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106  Forum 2005-2010 (read only) / Frequently-Asked Questions / Re: ATmega644(Sanguino) compatibility on Arduino 0012 on: October 06, 2008, 11:55:30 am
Hey Guys,

I'm the creator of the Sanguino, and I'd like to clarify a few things:

by 'compatible with arduino', we mean that the Sanguino is:

* programmable with the Arduino software
* implements all of the core arduino functionality (ie: everything on http://arduino.cc/en/Reference/HomePage)

it's my goal to keep the Sanguino as compatible as possible with non-official Arduino libraries, but as you may imagine it is quite a bit of work to ensure that they all stay synchronized.  i'll try to make a note of this on the sanguino website to avoid confusion.

the reason for creating the sanguino, as well as my day to day work is hacking on RepRap, which keeps me really busy.  i'll try and dig into the library code that is having a problem here and try to figure stuff out, but it may take me a little bit to get up to speed with the library and figure out whats wrong.

in the meantime, i'm sending mem a Sanguino kit in hopes that the creator of the library will be able to easily spot and fix the problem.

unfortunately, with low level hardware access happening, you tend to lose compatibility between different microcontrollers. all of the pin to port mappings are published:  you can either check out the schematic or look at the code in the sanguino 'core' folder.  Both are freely available.

good luck with the LCD, and I hope we get this fixed asap.
107  Forum 2005-2010 (read only) / Frequently-Asked Questions / Re: New to Arduino - Is a computer required ?? on: November 09, 2007, 02:46:01 pm
Hey rknaik,

just to clarify:  the computer is only needed to load your code on the arduino.  once you load it, you can use the Arduino without a computer.  so if you make a program for your Arduino that does the GPS + SMS stuff and then put it into a car alone, it should work just fine.  you'll need to supply it with power, but that is pretty easy.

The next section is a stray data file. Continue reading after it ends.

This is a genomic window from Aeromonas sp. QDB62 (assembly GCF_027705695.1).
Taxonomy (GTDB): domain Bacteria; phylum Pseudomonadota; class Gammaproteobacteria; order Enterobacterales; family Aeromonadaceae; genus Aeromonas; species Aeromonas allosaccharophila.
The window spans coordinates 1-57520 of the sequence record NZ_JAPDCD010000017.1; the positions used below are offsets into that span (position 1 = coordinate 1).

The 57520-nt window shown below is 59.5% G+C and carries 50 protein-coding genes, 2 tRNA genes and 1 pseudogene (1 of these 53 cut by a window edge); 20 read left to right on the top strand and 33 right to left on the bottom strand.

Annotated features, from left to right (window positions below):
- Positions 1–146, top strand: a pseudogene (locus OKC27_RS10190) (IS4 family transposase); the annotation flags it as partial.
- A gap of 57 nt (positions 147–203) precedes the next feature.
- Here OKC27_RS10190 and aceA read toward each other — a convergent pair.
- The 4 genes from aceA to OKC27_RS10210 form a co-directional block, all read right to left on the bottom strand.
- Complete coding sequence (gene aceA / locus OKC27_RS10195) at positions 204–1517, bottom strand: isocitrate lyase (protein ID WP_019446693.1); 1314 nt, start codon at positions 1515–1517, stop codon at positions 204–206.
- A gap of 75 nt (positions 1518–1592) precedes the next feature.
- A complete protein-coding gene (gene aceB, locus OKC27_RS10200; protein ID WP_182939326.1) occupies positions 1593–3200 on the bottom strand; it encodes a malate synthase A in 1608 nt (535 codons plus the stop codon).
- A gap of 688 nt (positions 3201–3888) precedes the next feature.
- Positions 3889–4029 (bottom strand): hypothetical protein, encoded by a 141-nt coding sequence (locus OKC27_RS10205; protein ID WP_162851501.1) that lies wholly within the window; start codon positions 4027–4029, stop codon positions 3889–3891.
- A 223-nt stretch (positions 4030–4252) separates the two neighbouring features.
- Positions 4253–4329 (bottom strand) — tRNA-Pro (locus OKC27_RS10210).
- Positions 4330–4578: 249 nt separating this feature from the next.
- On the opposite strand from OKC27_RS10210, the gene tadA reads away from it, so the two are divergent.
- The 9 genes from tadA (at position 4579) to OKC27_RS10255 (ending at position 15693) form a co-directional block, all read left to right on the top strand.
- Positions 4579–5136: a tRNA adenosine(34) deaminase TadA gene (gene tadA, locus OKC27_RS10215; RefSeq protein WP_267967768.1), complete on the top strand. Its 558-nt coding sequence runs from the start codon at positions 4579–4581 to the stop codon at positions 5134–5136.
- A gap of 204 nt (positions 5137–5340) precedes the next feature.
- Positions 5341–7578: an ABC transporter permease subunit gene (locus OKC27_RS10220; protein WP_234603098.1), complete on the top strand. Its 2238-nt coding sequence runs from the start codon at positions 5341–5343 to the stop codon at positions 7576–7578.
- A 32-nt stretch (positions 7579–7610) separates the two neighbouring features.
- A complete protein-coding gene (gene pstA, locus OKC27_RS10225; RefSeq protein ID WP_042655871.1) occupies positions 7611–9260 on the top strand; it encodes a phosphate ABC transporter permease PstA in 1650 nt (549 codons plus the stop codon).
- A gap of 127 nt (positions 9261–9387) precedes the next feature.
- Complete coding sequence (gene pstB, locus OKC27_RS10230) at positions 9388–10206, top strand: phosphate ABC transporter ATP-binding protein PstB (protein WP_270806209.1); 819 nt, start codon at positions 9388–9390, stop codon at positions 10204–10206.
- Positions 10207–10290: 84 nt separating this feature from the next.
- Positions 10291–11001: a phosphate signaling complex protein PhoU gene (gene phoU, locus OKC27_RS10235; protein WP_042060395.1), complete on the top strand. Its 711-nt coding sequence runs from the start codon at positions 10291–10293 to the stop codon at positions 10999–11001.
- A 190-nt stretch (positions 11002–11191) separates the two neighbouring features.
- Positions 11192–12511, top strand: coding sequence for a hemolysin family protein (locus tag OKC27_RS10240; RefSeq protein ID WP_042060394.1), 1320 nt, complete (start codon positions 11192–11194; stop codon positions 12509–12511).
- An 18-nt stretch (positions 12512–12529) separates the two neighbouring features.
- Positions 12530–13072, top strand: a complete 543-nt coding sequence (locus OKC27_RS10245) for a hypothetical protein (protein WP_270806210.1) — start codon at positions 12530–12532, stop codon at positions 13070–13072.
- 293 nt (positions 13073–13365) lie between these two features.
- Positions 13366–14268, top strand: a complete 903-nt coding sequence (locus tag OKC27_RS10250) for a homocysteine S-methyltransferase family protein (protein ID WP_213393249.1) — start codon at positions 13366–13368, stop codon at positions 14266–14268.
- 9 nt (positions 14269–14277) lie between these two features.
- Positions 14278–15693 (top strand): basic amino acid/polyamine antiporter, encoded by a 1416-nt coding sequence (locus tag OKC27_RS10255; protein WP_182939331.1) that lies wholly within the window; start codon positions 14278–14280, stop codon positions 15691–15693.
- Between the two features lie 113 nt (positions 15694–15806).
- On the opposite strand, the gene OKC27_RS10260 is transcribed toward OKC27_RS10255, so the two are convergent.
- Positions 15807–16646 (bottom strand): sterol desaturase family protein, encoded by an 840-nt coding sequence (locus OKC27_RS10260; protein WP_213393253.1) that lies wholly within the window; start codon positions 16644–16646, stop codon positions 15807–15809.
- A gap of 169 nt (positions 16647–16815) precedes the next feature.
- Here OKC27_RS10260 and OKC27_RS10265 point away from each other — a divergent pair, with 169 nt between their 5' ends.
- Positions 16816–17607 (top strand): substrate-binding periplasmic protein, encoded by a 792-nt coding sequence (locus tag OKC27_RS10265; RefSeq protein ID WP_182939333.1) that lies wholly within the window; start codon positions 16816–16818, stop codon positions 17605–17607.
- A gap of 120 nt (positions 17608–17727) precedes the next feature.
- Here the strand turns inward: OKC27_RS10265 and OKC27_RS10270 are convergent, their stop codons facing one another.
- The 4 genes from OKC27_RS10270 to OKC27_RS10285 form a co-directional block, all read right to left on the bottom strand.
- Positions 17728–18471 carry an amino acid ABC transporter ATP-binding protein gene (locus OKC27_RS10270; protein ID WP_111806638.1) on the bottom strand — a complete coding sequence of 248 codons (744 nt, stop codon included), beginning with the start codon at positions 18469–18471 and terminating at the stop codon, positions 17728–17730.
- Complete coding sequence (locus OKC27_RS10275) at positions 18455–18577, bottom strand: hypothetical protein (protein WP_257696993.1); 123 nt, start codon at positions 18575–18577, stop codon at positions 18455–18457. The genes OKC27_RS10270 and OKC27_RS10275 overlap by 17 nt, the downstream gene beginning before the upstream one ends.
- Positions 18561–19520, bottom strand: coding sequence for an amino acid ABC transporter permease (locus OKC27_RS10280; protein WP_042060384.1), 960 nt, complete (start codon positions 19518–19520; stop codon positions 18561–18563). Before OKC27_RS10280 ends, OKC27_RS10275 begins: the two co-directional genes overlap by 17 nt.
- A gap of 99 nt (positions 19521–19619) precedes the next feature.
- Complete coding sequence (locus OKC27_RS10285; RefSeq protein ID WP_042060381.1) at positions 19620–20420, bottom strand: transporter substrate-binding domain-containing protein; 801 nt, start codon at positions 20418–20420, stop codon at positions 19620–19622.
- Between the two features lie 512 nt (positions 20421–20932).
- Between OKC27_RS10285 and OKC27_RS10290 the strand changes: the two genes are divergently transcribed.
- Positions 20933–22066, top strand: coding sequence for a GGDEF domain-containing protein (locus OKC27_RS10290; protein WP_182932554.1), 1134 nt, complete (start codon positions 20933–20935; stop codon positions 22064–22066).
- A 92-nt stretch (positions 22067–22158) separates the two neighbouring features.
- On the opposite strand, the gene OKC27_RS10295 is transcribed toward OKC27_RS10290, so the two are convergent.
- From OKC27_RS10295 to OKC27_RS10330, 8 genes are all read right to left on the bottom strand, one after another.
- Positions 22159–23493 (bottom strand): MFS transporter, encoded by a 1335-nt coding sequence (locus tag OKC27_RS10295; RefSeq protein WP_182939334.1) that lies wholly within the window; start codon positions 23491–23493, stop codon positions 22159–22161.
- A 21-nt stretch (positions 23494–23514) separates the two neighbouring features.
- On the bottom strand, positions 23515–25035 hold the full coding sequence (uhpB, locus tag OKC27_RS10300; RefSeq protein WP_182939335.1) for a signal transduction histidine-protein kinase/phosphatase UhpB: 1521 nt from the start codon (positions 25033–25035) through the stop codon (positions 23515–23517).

108  Forum 2005-2010 (read only) / Frequently-Asked Questions / Re: Generic Eagle Question on: September 23, 2007, 08:56:28 pm
It was definitely me being a n00b.  If anyone else has the same problem when working on a board, just remember to use the 'Board -> Layout' button in the top.  Otherwise it gets mad if you alt+tab, or whatnot.  luckily Eagle makes 400 backups, so it was pretty easy to recover from. smiley-wink
109  Forum 2005-2010 (read only) / Frequently-Asked Questions / Generic Eagle Question on: September 23, 2007, 06:18:55 pm
Hey All,

I'm designing a board in Eagle.  As I'm laying out the PCB, I realized I needed to make a couple small changes.  I made the changes in the schematic, but now the layout software says that the boards are different, and no 'back annotation' is possible.  I've used Kicad before, and it has this feature where you can re-read the netlist, and it will add any modules that are missing... then all you have to do is delete the old ones.

Is there a way to do something similar?  I really dont want to have to re-lay out the entire pcb every time i just want to make a change to the schematic.  For a 'professional grade' piece of software like Eagle, you'd think it would be smarter than this.  Even Kicad, which isn't exactly the best can handle this.

~Zach
110  Forum 2005-2010 (read only) / Bar Sport / Re: To any bored Developer: Smart Fan Controller on: November 06, 2007, 06:47:51 pm
i agree.  the board i suggested is pretty standard:  pwm connected to a TIP120.  its based on the circuit on tom igoes site.  of course you could probably use it as a digital on/off switch for dc current too.
111  Forum 2005-2010 (read only) / Bar Sport / Re: To any bored Developer: Smart Fan Controller on: November 05, 2007, 04:18:59 pm
this would be a perfect application for one of the boards we developed for the RepRap project: http://www.reprap.org/bin/view/Main/PWM_Driver_1_0

its a board that takes a PWM input, and powers an output.  to test it, i actually hooked it up to some little case fans (watch the video at the bottom of the page) as an added bonus, it gets its power from a hard drive power connector... quite simple if you already have a computer right there.  this board has separate channels on it... so you could control 3 different fans.

i'm also about ready to order a bunch of simple temp sensor boards, but they're not quite ready. temp sensing is pretty easy with a thermistor + a few components.

plus, the whole deal is cheap and open source.  yay!
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